John Lewis on Marriage

In 1996, Rep. John Lewis (D-Ga.) argued passionately against the Defense of Marriage Act. This is what it sounded like.

When I was growing up in the South during the 40’s and the 50’s, the great majority of the people in that region believed that black people shouldn’t be able to enter places of public accommodation. And they felt that black people shouldn’t be able to register to vote. And many people felt that that was right, but that was wrong. I think as politicians, as elected officials, we should not only follow, but we must lead — lead our districts.

You cannot tell people they cannot fall in love. Dr. Martin Luther King, Jr., used to say, when people talked about interracial marriages, and I quote, “Races do not fall in love and get married. Individuals fall in love and get married. Why do you not want your fellow men and women, your fellow Americans, to be happy? Why do you attack them? Why do you want to destroy the love they hold in their hearts? Why do you want to crush their hopes, their dreams, their longings, their aspirations? We are talking about human beings! People like you! People who want to get married, buy a house, and spend their lives with the one they love. They have done no wrong.”

(h/t the Huffington Post)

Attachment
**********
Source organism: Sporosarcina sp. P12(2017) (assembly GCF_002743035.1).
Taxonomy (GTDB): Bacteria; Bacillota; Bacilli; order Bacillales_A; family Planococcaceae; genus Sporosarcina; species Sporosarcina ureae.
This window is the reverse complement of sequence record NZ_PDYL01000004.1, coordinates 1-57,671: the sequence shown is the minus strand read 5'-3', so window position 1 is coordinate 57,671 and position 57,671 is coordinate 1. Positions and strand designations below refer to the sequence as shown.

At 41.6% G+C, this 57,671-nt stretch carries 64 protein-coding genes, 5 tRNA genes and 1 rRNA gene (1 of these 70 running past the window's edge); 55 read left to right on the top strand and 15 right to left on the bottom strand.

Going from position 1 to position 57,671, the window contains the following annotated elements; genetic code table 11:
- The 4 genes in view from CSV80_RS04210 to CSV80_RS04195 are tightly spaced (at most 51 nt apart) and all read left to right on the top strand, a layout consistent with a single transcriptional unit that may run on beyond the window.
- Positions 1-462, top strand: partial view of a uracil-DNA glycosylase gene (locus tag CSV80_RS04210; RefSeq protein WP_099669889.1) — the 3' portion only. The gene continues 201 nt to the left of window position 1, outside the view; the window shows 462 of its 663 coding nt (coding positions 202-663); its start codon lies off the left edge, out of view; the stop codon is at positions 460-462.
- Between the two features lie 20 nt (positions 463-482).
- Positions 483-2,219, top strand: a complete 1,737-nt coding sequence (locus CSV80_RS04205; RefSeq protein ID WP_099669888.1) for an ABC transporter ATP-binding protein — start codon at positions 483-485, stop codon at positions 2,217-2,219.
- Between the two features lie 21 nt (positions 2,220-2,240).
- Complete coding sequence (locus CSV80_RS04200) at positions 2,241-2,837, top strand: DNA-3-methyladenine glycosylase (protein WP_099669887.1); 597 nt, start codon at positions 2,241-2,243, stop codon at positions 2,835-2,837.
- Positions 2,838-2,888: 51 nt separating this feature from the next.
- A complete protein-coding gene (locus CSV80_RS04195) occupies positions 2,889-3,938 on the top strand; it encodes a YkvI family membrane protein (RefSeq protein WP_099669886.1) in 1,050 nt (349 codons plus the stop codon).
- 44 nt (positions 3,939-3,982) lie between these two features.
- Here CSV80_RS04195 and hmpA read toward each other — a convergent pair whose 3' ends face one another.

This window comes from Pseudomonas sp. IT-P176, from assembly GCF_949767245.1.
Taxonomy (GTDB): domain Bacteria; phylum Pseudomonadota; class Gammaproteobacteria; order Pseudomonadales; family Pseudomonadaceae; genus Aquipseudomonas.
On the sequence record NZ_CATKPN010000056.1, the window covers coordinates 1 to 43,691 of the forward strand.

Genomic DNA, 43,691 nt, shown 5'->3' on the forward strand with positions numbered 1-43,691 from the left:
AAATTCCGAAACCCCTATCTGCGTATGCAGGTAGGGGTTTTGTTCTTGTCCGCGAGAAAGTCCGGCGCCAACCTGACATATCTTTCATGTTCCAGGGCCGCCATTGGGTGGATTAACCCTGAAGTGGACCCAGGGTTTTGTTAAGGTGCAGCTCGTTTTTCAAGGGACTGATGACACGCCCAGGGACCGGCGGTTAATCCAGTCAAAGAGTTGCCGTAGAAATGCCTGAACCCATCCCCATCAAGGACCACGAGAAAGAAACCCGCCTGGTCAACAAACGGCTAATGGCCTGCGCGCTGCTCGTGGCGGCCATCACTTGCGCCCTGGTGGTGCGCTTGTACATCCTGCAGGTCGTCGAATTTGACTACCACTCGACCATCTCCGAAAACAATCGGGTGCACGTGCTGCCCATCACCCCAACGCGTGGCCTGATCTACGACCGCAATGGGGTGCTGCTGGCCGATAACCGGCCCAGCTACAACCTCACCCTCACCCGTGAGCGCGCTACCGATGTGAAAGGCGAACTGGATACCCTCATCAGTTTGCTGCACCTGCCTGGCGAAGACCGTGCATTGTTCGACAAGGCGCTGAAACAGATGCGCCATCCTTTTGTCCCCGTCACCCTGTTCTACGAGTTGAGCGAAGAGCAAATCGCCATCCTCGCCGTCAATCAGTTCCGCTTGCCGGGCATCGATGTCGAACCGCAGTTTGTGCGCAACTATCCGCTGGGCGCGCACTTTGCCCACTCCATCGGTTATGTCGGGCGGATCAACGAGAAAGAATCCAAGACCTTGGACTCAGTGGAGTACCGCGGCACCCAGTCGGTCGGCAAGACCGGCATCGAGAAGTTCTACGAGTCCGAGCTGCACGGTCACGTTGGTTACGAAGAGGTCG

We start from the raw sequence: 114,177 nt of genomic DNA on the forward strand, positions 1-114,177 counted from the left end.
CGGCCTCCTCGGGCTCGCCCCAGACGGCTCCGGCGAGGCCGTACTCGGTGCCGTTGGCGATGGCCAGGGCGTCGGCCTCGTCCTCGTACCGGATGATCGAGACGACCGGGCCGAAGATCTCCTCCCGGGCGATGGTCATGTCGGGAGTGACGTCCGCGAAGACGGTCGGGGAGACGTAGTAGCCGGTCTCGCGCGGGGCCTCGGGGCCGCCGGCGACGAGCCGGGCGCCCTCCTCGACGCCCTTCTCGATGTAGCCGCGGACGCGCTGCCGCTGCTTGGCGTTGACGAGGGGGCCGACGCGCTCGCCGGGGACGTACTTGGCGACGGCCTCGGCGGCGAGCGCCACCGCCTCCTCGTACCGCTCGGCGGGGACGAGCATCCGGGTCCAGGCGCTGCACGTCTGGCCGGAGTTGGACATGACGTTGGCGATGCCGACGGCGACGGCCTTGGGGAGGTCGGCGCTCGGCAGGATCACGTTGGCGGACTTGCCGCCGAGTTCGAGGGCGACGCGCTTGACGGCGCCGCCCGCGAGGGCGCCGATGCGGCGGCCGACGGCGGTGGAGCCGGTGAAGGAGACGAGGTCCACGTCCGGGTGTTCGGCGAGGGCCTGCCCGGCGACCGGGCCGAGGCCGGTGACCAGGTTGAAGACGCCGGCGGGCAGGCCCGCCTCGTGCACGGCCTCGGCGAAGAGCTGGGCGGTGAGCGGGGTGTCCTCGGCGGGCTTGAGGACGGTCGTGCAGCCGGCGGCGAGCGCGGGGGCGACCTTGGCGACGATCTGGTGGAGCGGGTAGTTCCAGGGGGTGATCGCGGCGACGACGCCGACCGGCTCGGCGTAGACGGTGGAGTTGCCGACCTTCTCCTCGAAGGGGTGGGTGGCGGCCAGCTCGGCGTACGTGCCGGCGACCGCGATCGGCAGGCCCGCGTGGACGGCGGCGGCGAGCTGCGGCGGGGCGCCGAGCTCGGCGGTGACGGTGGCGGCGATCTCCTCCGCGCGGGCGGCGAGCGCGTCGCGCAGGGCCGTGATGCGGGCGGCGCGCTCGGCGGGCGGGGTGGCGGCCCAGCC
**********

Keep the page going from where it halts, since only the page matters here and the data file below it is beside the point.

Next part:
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10 Responses to John Lewis on Marriage

  1. moviemaedchen says:


  2. MH says:

    Amen and amen.

  3. whistlewren says:

    Lovely. And also so frustrating that, despite the many eloquent and reasoned arguments for marriage equality, the first and foremost reason is this. And this is enough. There doesn’t need to be another reason. But opponents of equality can so easily steamroll past the basic logic of compassion.

  4. z says:

    Because this is what has been permitted to exist by democracy. Polticians assault people because they _can_; they are attacked because they are permitted to attack.

    Congratulations., America.

  5. Angie unduplicated says:

    Lewis should be declared a national treasure.

  6. aveskde says:

    Wow, it’s amazing he had the courage as far back as 1996 to say that. I wish it didn’t take so long in this country to come around on these issues.

    The good news is that the far right is collapsing on this issue. They used to be able to appeal to the broadest, base prejudices of homosexuals being “other” and now the best they can muster is to insist upon homosexuals being part of elaborate conspiracies. People in their right mind can’t accept that.

  7. Kerry says:

    I had no idea he’d said this back in 1996, but he gave a fantastic speech at my graduation (despite having absolutely no connection to the school or the area as far as I can tell).

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